Do pixels matter? What 20" x 30" prints reveal -the saga

Started Jun 22, 2013 | Discussions thread
chironNYC
Senior MemberPosts: 1,365
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you are completely misunderstanding me
In reply to Mako2011, Jun 25, 2013

Mako2011 wrote:

chironNYC wrote:

Mako2011 wrote:

chironNYC wrote:

The main point I took away from the discussion is that in photographs that you actually want to look at because of the image itself (i.e., not because the image was taken to deliberately display some imagistically uninteresting quality of a lens or a sensor, e.g. pictures of fabric or of books on a shelf or a page of text), pixel counts seem to play a vanishingly small role for the overwhelming majority of pictures, and that most such images cannot be told apart except by clairvoyants (yes, I know that is an exaggeration).

This is a gear-head forum, so his point does not go down easily, but I think he has the photographic authority to make it and that it is a great point for us to remember.

So if I understand you correctly you are saying that given....

a) two images printed at 20" x 30"

b) of the exact same "actually want to look at because of the image itself" subject

c) processed exactly the same by the same person.

d) viewed up close like you might in a galeery

e) one pic taken by an older gen 8mp camera and one by a 20mp current gen camera

.....you doubt that you could tell the images apart without the help of clairvoyants?

If that's true, then you should not be able to tell which of theses pics is from an older camera after clicking on "original" in the gallery...unless you have a clairvoyant standing by. If you do, can I get a lotto number?

No disrespect...all in fun.

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My opinions are my own and not those of DPR or its administration. They carry no 'special' value (except to me and Lacie of course)

Hi Mako.

The main thing that I can tell is different is that the one on the left has a little camera or subject movement--note that the eyes are not sharp.

Yes, you are seeing the obvious difference in resolution between the two cameras. That will generally be the thing that pops out in this type of comparison. Also DR difs that I easily see but many will not. I wouldn't even notice those if not a side by side.

Otherwise, to try to perceive a difference, I would not be looking at the photograph but counting hairs--a very different, non-imagistic experience. And while counting hairs may be rewarding for the obsessive-compulsive among us, it is not image-making.

Perhaps not, yet in this case, and with little effort.... it's easy to tell which is which without needing to go to 100%

I place a lot of weight on Laszlo Benzce's original assertion that he himself can't tell the difference on 20x30 prints of his own shots.

If he does a real side by side comparison (as done here), then just as you did, he too will quickly spot the obvious difference in a 20x30. When the subject of the 20x30 if different, it will be far far less obvious and often times matter little. Just as here, I might put either one on the wall, but to say you can't spot the dif in a real apples to apples comparison isn't really the case. In a Apples to cookies comparison....Mr Benzce's is generally correct, and that is to be expected.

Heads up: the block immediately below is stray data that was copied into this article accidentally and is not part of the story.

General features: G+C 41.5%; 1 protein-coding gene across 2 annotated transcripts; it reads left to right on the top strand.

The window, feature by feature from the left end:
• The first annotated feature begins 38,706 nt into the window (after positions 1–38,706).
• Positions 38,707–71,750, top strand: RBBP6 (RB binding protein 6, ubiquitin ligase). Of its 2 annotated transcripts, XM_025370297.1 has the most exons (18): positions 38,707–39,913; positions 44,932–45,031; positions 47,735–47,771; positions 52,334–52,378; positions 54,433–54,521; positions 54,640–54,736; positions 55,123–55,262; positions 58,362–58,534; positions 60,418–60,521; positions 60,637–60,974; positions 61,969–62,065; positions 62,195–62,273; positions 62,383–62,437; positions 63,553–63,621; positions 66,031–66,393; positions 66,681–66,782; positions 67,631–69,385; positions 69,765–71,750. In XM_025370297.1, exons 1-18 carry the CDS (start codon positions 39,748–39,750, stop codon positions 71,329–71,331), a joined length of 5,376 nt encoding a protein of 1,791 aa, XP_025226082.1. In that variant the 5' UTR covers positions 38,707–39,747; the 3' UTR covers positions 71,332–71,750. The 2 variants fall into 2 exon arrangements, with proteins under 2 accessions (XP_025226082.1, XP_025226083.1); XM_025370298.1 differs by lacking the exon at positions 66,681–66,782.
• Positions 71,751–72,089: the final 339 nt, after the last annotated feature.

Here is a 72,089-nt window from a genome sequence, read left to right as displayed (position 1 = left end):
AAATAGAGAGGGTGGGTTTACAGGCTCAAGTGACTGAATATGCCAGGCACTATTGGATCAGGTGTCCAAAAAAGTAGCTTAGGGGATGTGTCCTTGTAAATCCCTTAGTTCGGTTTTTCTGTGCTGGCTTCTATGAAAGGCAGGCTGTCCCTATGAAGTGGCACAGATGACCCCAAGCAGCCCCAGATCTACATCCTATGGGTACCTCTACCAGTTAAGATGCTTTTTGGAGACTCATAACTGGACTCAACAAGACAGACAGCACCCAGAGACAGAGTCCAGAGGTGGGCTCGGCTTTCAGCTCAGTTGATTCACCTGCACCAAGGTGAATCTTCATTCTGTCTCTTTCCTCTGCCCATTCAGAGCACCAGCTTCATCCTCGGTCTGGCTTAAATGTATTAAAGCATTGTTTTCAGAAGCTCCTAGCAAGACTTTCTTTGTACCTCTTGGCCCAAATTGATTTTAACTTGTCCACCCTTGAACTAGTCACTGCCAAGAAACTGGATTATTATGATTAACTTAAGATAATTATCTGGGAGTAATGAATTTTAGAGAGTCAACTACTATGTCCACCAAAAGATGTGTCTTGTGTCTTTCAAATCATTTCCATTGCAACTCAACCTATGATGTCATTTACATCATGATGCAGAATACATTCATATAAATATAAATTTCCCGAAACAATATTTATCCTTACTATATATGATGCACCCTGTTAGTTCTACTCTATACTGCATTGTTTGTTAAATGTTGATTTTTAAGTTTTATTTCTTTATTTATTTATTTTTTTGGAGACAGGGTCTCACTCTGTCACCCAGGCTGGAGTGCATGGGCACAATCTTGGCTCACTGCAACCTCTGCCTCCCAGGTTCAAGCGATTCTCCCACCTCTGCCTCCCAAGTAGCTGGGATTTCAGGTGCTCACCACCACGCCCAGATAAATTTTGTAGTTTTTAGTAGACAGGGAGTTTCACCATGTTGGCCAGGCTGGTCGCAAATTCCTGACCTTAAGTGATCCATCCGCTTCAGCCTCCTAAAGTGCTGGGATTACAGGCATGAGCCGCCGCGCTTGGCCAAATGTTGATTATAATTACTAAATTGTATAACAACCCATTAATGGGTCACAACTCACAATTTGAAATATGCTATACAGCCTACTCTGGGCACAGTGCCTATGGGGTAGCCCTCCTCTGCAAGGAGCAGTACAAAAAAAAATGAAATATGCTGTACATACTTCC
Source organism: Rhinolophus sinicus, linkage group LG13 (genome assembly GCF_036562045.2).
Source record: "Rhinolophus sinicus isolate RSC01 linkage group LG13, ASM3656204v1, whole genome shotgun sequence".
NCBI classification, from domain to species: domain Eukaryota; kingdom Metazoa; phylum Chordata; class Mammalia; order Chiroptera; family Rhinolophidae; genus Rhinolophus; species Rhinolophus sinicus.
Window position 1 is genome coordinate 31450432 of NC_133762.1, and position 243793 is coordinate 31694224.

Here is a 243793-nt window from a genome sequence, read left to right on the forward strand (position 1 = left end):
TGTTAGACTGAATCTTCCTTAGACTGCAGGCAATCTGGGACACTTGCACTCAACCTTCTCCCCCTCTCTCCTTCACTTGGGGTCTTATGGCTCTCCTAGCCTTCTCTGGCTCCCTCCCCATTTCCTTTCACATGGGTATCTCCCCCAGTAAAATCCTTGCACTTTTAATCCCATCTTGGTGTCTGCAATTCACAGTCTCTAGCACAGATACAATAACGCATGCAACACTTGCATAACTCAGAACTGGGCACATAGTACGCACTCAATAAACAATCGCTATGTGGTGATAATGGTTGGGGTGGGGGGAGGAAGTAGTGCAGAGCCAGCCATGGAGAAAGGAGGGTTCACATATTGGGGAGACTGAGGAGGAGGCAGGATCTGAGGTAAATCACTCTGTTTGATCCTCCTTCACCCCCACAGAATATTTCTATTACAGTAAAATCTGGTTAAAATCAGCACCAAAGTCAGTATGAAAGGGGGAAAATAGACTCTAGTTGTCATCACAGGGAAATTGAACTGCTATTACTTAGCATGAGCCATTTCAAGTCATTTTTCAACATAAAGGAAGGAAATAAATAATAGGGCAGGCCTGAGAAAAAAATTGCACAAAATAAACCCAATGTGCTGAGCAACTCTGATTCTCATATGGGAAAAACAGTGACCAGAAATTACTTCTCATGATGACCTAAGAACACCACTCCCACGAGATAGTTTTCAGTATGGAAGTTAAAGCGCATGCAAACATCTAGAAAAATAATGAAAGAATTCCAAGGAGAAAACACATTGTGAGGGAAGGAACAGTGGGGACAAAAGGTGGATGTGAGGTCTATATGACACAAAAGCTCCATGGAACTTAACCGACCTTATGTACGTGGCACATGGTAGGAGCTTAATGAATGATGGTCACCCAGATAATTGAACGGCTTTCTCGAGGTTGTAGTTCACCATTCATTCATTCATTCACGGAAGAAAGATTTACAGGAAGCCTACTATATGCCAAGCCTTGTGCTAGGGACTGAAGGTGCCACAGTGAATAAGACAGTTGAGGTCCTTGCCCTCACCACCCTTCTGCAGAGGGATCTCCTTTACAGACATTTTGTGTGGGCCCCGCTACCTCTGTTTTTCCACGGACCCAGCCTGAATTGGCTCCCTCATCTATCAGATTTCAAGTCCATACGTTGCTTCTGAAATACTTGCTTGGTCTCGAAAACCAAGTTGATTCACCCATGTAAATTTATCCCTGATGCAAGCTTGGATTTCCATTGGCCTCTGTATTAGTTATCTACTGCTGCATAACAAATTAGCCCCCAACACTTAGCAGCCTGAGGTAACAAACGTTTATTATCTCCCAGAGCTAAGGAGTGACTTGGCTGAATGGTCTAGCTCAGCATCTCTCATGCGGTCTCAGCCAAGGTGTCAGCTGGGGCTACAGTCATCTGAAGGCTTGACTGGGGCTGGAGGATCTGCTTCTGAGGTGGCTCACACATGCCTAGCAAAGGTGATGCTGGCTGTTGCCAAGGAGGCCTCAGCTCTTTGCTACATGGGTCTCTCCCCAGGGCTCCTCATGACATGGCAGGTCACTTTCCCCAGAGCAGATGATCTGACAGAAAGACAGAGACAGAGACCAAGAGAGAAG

I would add that if you can't easily tell the difference, then it does not matter to the experience of the image. And how often can you easily tell the difference?

You just easily spotted the difference. That's why I tend to pick up the higher resolution body most times now. As a photographer familiar with the output capabilities of both bodies, it only makes sense that I prefer the more capable. I could certainly make a decent image with either, but would shy away from the older body if I thought my ultimate goal would be a large print as resolution becomes more critical as print size increases. I don't really consider that the general public might not notice. It's more important to me that I try to provide the highest quality I can...regardless of who might see it. An ethic I'm cursed with, perhaps.

This is why successful photographers who actually make images that others want to see are rarely pixel-peepers.

Many extremely successful photographers are also pixel-peepers. Nothing wrong with either approach.

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My opinions are my own and not those of DPR or its administration. They carry no 'special' value (except to me and Lacie of course)

I think you are misunderstanding me, Mako. I do not see a difference in sharpness. One picture is either out of focus or there is subject movement. I am not talking about or seeing a difference in resolution or accutance. One picture is blurred and the other is not. Look at the light on the eyes. This is not a matter of resolution--it is a matter of focus or movement.

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